Jesus and Atheism
There is an old joke about the man in the Belfast street, who, on pronouncing himself an atheist, was asked: “Yes, but are you a Protestant atheist or a Catholic atheist?” (Robertson, Engaging with Atheists, p. 19)
Today we are thinking about Jesus and atheism. Christianity has shaped the culture, values, traditions and systems of our society from education to welfare and from health to justice, so it is not surprising that some sincerely do identify as both Christian and atheist. One Scottish writer described himself as a Presbyterian atheist. He believed there was no God, but was always looking over his shoulder to see if he was there! (p. 106).
The heart of our faith is not culture or tradition. It is not the church or morals. The heart of our faith is Christ. He is the one who walked this earth and demonstrated God’s love. He is the one who loves us, and we walk with day by day. He is the one who has made his home in us (John 14:23).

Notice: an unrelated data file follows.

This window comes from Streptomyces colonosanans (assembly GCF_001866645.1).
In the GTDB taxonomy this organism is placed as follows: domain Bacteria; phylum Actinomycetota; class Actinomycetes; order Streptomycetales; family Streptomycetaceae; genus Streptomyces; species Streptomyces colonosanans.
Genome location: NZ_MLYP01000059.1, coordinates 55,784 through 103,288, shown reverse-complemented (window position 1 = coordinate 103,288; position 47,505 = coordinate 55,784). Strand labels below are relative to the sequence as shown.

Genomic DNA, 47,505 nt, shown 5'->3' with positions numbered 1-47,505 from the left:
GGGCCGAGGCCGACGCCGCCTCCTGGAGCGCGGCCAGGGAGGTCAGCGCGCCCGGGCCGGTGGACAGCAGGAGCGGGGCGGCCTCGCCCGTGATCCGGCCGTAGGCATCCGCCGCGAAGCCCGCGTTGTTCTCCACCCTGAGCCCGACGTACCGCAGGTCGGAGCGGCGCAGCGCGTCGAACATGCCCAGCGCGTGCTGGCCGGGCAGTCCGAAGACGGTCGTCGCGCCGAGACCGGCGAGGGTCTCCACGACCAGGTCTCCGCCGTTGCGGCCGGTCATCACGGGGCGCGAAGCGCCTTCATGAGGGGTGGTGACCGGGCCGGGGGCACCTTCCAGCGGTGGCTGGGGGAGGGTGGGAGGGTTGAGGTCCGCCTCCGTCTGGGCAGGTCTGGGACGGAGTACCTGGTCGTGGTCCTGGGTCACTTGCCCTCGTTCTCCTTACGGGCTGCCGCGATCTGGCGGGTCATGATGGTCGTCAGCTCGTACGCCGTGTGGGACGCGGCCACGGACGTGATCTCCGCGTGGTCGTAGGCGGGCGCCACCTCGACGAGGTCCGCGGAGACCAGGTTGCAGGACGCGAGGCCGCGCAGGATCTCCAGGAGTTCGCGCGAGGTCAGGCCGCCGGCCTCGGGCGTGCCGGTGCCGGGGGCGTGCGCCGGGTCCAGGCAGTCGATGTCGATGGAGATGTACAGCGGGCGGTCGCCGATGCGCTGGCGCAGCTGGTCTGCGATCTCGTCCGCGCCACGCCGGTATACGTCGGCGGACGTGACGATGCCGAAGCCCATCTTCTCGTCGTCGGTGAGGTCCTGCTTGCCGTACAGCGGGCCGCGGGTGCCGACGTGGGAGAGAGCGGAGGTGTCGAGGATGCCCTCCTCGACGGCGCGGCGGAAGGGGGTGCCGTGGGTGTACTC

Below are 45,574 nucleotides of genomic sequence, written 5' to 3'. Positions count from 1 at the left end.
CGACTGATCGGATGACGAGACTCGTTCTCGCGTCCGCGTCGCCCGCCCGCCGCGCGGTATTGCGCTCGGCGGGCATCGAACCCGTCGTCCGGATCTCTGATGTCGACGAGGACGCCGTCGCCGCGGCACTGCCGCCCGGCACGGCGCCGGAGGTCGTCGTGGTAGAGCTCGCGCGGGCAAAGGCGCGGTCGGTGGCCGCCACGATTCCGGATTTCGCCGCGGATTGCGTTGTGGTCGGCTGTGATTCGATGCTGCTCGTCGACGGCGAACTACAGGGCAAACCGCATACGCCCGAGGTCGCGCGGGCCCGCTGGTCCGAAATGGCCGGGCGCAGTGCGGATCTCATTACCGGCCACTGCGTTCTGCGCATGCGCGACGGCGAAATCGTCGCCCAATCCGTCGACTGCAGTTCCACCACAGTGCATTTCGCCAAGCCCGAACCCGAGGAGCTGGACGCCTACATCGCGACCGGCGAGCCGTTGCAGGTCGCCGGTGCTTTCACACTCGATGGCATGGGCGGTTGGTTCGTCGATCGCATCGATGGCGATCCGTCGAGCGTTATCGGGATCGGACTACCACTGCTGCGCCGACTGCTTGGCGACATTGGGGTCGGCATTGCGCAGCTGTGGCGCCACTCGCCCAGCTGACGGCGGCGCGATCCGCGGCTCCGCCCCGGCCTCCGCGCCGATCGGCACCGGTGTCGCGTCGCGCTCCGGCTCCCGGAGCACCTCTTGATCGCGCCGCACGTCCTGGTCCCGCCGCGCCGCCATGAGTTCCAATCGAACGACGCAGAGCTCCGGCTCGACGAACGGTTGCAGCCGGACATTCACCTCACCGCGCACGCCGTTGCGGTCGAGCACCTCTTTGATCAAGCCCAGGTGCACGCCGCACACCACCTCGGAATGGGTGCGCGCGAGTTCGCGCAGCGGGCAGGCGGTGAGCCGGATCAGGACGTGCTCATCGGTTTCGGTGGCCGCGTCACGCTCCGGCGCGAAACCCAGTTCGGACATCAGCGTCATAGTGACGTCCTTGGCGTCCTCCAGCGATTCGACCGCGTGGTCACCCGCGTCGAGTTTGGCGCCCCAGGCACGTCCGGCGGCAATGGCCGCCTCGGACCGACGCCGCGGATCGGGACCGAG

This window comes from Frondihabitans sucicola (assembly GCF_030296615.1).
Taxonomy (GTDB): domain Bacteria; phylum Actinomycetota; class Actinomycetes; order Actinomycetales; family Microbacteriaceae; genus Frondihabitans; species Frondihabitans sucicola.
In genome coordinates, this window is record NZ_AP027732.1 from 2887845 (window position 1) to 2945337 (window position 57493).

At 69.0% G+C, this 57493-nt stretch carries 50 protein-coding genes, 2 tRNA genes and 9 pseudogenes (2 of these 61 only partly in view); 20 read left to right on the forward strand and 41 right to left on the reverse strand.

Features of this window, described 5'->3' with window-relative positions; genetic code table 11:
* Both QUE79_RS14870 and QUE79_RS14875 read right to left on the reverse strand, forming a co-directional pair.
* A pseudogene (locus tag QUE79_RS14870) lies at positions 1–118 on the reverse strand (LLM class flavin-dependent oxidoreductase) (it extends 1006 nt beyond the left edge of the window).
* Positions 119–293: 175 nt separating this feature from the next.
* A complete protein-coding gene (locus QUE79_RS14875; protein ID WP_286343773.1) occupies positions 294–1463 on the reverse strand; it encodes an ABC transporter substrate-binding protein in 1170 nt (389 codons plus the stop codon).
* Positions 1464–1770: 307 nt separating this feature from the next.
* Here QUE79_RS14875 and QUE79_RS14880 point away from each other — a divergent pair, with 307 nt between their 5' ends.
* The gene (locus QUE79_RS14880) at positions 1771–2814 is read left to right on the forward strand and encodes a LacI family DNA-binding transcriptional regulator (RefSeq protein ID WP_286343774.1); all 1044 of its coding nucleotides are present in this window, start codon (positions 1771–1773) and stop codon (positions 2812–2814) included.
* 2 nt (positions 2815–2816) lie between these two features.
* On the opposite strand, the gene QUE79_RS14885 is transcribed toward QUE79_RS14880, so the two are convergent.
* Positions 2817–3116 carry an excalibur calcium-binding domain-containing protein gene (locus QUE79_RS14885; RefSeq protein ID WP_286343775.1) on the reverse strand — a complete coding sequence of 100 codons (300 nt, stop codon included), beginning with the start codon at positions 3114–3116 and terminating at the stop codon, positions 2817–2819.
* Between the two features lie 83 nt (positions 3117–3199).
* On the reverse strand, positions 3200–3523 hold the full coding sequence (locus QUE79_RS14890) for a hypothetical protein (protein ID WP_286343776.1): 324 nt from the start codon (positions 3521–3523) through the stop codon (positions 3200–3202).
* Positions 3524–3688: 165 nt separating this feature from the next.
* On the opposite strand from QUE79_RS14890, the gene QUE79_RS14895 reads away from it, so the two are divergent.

When talking to atheists it is important to listen, to ask sincere questions, to think and to speak in defence by giving a reason for your hope (1 Peter 3:15b). But Peter, in his letter to the scattered and persecuted church tells them first “in your hearts set apart Christ as Lord.” (1 Peter 3:15a). In your inner self—your will, your emotions, your thinking—treat Jesus as holy, honour him as master. Live for his glory. It is from this relationship and this attitude that we need to speak. It is the polar opposite of the “Protestant atheist”.
Honouring Jesus changes our goal. Our aim is not to win an argument. And we know that we can’t convert anyone, only God does that. Our aim is to relate, with gentleness, in a way that honours the person made in God’s image. Our aim is to give a defence that will honour Jesus. Our aim is to speak without aggression or defensiveness, so we keep a clear conscience to honour Jesus our Lord. And when we get it wrong, it is our aim to ask for his gracious pardon all over again.